The Savio institutional cluster forms the foundation of the Berkeley Research Computing (BRC) Institutional/Condo Cluster. As of April 2020, the system consists of 600 compute nodes in various configurations to support a wide diversity of research applications, with a total of over 15,300 cores and a peak performance of 540 teraFLOPS (CPU) and 1 petaFLOPS (GPU), and offers approximately 3.0 Petabytes of high-speed parallel storage. Savio was launched in May 2014, and is named after Mario Savio, a political activist and a key member of the Berkeley Free Speech Movement.
Please see facilities statement, suitable for inclusion in grant proposals, for a summary of the Savio condo program and more generally the services provided by Berkeley Research Computing.
The video below describes the difference between login, compute, and data transfer nodes:
savio1: Savio1 is the first generation of compute nodes purchased in 2014. Each node is a Dell PowerEdge C6220 server blade equipped with two Intel Xeon 10-core Ivy Bridge processors (20 cores per node) on a single board configured as an SMP unit. The core frequency is 2.5 GHz and supports 8 floating-point operations per clock period with a peak performance of 20.8 GFLOPS/core or 400 GFLOPS/node. Turbo mode enables processor cores to operate at 3.3 Ghz when sufficient power and cooling are available.
- savio: 160 nodes with 64 GB of 1866 Mhz DDR3 memory
- savio_bigmem: 4 nodes are configured as "BigMem" nodes with 512 GB of 1600 Mhz DDR3 memory.
savio2: Savio2 is the 2nd generation of compute for the Savio cluster purchased in 2015. The general compute pool consists of Lenovo NeXtScale nx360m5 nodes equipped with two Intel Xeon 12-core Haswell processors (24 cores per node) on a single board configured with an SMP unit. The core frequency is 2.3 Ghz and supports 16 floating-point operations per clock period. A small number of nodes have slightly different processor speeds and some have 28 cores per node.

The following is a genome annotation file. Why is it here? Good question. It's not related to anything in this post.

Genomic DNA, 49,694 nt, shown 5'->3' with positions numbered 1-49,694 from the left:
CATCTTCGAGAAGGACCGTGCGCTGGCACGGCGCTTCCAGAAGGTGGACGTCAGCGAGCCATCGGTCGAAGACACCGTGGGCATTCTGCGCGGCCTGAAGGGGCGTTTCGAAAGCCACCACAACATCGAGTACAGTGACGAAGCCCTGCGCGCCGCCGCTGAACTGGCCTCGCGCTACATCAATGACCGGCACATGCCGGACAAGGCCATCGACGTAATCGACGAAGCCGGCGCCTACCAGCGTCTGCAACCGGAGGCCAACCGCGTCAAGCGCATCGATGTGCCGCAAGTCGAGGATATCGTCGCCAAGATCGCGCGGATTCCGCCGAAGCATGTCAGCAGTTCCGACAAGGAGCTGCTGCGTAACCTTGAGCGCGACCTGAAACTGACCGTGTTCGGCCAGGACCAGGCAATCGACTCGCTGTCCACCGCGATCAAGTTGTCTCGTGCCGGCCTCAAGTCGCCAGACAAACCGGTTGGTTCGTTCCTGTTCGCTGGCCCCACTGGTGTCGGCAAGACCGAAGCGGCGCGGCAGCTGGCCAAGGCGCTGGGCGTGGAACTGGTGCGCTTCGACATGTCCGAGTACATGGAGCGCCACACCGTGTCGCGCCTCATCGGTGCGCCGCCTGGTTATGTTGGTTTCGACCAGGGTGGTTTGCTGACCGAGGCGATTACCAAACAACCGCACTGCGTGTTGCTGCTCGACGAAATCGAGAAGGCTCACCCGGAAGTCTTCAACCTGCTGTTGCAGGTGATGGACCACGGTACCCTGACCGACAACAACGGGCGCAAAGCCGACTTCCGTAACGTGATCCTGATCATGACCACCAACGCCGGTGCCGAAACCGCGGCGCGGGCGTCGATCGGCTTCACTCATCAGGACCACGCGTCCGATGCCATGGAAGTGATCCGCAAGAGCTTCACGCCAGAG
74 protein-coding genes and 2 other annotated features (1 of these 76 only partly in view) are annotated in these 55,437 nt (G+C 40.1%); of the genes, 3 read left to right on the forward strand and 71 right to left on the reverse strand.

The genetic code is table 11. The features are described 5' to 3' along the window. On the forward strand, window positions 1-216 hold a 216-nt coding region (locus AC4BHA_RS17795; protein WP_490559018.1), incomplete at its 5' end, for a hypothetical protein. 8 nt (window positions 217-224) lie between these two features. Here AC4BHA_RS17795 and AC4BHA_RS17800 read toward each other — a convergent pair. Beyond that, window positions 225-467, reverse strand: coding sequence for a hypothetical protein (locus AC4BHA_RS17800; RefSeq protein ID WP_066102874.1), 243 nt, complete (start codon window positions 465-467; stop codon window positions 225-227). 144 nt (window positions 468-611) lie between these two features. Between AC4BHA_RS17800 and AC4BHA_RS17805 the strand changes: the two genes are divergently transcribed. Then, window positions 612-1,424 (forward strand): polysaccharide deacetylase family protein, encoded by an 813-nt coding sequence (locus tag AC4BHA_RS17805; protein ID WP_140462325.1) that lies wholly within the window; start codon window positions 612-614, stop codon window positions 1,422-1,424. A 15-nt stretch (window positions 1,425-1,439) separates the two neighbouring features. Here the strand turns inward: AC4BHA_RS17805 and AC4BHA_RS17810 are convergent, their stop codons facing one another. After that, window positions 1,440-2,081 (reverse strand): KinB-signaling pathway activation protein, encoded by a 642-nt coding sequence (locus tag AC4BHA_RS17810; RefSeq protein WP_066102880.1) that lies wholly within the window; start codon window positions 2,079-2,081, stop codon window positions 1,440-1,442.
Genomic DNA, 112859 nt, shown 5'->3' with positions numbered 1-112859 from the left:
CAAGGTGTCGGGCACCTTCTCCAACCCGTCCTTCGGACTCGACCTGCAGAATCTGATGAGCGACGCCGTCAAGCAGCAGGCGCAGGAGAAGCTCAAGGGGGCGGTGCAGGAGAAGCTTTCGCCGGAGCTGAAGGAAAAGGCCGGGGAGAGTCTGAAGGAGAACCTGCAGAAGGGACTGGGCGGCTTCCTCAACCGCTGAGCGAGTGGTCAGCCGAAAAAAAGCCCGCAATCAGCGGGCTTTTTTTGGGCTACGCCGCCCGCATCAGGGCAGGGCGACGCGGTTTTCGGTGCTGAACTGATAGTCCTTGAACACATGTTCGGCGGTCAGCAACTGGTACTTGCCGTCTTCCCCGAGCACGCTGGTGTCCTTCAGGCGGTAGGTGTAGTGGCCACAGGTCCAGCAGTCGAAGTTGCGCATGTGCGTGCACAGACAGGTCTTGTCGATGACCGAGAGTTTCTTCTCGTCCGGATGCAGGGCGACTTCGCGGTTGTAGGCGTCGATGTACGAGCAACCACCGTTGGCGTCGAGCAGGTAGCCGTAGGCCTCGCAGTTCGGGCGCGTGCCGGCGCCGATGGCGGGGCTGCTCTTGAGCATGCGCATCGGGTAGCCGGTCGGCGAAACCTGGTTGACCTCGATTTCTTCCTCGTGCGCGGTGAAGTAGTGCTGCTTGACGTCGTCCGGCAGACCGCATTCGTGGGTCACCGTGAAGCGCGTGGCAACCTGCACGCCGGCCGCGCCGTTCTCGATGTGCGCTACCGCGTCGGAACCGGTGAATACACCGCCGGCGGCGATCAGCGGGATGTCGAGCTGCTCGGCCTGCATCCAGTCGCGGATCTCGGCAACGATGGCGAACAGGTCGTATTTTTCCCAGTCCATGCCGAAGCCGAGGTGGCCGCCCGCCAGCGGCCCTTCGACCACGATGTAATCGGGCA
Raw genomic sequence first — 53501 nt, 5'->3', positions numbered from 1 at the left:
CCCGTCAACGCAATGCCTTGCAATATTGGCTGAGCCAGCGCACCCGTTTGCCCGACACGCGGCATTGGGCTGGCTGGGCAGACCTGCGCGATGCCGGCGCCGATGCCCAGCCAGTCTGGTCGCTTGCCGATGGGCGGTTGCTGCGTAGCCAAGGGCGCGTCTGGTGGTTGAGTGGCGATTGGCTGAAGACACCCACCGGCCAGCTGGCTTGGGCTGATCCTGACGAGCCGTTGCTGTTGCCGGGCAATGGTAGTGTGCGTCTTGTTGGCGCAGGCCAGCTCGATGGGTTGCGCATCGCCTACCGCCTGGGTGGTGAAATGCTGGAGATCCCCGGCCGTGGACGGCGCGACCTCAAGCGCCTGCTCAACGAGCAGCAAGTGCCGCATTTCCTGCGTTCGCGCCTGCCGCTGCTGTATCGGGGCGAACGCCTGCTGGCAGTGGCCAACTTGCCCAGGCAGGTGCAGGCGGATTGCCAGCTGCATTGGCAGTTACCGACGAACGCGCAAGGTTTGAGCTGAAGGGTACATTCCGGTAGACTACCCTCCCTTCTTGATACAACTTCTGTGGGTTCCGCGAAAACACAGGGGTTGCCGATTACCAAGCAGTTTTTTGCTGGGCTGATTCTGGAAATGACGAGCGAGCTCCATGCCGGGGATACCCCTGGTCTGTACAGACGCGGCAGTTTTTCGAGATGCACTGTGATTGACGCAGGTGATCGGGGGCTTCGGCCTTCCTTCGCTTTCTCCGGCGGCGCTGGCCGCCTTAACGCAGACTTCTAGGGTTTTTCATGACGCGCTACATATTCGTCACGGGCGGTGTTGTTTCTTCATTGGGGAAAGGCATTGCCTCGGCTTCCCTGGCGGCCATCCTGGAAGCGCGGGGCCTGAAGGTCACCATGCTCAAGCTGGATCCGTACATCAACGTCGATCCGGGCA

- savio2: 163 nodes with 64 GB of 1866 Mhz DDR3 memory
- savio2_bigmem: 20 nodes are configured as "BigMem" nodes with 128 GB of 2133 Mhz DDR4 memory.
savio2_htc: Purchased as part of the 2nd generation of compute for Savio, the HTC pool is available for users needed to do High-Throughput Computing or serial compute jobs. The pool consists of 20 ea. Lenovo NeXtScale nx360m5 nodes equipped with faster 3.4 Ghz clock speed, but fewer - 12 instead of 24 - core count Intel Haswell processors and 128 GB of 2133 Mhz DDR4 memory to better facilitate serial workloads.
savio2_gpu: Also purchased as part of the 2nd generation of compute for Savio, the Savio2 GPU nodes are intended for researchers using graphics processing units (GPUs) for computation or image processing. The pool consists of 17 ea. Finetec Computer Supermicro 1U nodes, each equipped with 2 ea. Intel Xeon 4-core 3.0 Ghz Haswell processors (8 total) and 2 ea. Nvidia K80 dual-GPU accelerator boards (4 GPUs total per node). Each GPU offers 2,496 NVIDIA CUDA cores.